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There’s been a debate raging in Raleigh for over three years about developers: Are they responsible citizens or greedy villains?

But, so far, only one side has been debating: Mayor Meeker and his allies who say developers are villains.

The developers have a story to tell: They build shops, offices, homes, provide jobs and have helped make Raleigh one of the most attractive places to live in America. But instead of telling their story developers have let themselves be vilified until, today, they’re the political equivalent of Atilla the Hun – with polls showing 60% of the voters less likely to vote for a candidate supported by a developer.

The City Council’s fight on Impact Fees is a case study.

The way the Mayor tells it Impact Fees are just great. He says by taxing developers he will hold down property taxes on everyone else. But, in fact, after the developers pay the Impact Fees they pass those costs right along to people in Raleigh who buy a home. It costs more to build houses, offices, shops and developers pass the cost along to homeowners and shop owners who in turn pass them along to consumers. Impact Fees are a hidden tax that in the end is paid by people who buy and shop.

But when the Mayor proposed to raise Impact Fees 200% developers didn’t make that case. Instead they made what must have seemed like a clever deal.

They told the City Council they’d go along with a 72% increase, quietly, to avoid a higher tax. And that’s what happened. Maybe that sounded smart but it backfired because the message developers sent voters was that raising Impact Fees was fair. It was a good idea. They accepted it.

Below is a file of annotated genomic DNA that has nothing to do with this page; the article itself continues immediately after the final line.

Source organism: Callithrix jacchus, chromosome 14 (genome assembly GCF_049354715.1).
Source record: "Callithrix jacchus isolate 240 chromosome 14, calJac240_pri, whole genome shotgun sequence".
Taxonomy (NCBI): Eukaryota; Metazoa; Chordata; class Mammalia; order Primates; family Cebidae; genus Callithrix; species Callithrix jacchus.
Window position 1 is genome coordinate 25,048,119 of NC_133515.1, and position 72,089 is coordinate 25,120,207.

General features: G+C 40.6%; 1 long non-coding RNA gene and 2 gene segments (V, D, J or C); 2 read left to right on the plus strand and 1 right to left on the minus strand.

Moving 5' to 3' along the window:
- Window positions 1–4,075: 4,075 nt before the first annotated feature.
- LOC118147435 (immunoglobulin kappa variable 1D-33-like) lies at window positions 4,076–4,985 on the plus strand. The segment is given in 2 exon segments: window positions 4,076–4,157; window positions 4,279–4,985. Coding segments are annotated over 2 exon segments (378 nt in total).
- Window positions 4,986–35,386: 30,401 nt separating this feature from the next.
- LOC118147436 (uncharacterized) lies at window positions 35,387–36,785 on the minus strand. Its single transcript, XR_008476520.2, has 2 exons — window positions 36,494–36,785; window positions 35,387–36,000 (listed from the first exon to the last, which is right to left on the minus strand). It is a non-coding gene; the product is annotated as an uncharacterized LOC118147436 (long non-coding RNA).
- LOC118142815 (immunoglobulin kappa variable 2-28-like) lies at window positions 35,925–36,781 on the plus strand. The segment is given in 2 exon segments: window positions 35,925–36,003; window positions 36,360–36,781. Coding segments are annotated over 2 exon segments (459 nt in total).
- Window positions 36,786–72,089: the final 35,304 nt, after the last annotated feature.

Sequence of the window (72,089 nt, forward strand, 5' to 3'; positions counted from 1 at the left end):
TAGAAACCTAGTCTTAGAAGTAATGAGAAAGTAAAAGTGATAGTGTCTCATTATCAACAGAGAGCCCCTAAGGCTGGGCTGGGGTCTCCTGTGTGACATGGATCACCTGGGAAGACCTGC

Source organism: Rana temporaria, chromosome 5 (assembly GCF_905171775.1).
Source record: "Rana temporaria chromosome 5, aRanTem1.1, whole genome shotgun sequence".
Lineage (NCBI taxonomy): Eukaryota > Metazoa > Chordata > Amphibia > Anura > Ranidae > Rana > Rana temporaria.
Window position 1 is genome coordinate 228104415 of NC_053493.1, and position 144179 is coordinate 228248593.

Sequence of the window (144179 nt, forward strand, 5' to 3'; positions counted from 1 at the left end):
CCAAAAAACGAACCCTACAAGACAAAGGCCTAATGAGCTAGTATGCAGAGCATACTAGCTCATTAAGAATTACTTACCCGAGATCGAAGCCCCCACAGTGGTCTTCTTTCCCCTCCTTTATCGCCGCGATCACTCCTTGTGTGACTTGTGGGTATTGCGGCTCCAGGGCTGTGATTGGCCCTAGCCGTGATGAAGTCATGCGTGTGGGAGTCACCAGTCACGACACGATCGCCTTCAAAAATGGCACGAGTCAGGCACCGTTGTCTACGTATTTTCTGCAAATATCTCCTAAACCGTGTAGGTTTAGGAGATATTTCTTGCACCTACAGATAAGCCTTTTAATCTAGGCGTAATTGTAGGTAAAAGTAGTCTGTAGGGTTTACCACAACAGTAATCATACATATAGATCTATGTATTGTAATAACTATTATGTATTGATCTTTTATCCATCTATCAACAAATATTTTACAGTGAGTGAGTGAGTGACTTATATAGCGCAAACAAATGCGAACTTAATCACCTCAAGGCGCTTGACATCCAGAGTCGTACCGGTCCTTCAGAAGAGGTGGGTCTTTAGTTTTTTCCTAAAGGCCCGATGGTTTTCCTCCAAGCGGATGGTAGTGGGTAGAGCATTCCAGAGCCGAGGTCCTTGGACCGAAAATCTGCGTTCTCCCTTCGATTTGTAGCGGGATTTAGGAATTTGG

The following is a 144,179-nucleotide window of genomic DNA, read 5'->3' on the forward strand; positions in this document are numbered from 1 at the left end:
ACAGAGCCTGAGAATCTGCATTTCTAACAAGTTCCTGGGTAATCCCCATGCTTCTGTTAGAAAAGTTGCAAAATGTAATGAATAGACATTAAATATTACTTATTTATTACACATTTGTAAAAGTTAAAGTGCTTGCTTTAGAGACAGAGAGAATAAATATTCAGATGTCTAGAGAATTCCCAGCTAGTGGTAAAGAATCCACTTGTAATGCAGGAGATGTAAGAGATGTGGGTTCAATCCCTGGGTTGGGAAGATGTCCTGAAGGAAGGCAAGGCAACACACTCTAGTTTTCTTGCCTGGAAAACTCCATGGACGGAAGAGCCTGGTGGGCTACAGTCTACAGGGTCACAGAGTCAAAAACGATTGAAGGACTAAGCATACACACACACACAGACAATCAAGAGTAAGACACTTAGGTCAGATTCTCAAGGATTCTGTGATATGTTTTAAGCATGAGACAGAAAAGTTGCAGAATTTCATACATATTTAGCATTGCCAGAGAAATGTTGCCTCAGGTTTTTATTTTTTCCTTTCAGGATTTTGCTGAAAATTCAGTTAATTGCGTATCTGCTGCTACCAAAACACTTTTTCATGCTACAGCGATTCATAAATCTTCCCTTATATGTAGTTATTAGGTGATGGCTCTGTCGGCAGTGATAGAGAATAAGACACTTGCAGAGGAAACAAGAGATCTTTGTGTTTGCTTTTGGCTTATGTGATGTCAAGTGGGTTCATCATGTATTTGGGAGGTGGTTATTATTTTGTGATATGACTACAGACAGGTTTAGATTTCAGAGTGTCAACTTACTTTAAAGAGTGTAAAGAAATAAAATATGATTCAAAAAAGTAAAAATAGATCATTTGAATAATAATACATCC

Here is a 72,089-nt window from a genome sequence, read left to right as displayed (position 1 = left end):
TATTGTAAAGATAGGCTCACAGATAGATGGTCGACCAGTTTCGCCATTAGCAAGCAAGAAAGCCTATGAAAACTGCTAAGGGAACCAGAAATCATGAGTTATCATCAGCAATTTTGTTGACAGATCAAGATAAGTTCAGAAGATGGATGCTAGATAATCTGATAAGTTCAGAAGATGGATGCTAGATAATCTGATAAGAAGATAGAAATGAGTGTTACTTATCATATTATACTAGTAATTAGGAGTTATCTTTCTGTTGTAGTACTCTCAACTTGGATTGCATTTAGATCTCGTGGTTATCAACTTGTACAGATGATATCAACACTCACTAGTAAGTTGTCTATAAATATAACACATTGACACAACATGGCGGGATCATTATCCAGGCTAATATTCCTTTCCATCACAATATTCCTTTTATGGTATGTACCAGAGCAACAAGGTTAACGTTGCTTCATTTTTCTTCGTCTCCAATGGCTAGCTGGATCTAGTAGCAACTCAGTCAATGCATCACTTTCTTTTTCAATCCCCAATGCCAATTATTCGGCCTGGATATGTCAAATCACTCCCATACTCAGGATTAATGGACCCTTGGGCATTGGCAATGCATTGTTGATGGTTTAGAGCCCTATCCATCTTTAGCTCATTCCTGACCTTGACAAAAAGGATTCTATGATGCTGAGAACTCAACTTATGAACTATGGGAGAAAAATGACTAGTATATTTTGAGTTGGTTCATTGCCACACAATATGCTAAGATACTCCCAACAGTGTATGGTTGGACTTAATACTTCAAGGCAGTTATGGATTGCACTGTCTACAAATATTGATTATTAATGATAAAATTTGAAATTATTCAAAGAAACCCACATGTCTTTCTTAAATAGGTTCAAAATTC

So, this election, the Mayor and his allies told voters, If raising Impact Fees 72% is a good idea – why not raise them more? So the developers’ clever deal turned out to be a trap and, as a result politically, there is hardly anyone left on the City Council for developers to deal with.

The second – more fatal – blow to developers’ political fortunes was John Kane’s proposal for the City to give North Hills a $75 million tax subsidy.

Now, no doubt, most developers didn’t like the idea of the City giving Mr. Kane $75 million. After all, they’re his competitors. But no one said so. And their silence was a mistake. As a result Mr. Kane became the face – and archetype – of developers in Raleigh. The problem was people only had to look at North Hills to see it wasn’t strapped for cash; so Mr. Kane’s idea sounded like a greedy developer grabbing for $75 million of taxpayers money – which seemed to verify a lot of what Mayor Meeker was saying about developers.

Raleigh’s developers are now in a pretty deep hole, politically. They’re villains. And voters sent them a pretty clear message on Election Day. The days of insider deals are coming to an end. Worse with 60% of the voters having an unfavorable opinion of developers, Mayor Meeker’s going to continue to use them as a political foil and no politician in his or her right mind is going to touch them with a ten-foot poll.

Unless homebuilders, realtors, businessmen and builders want to continue to be a political football they had better join in the political debate and tell people what they are doing right. And not a little. A lot.

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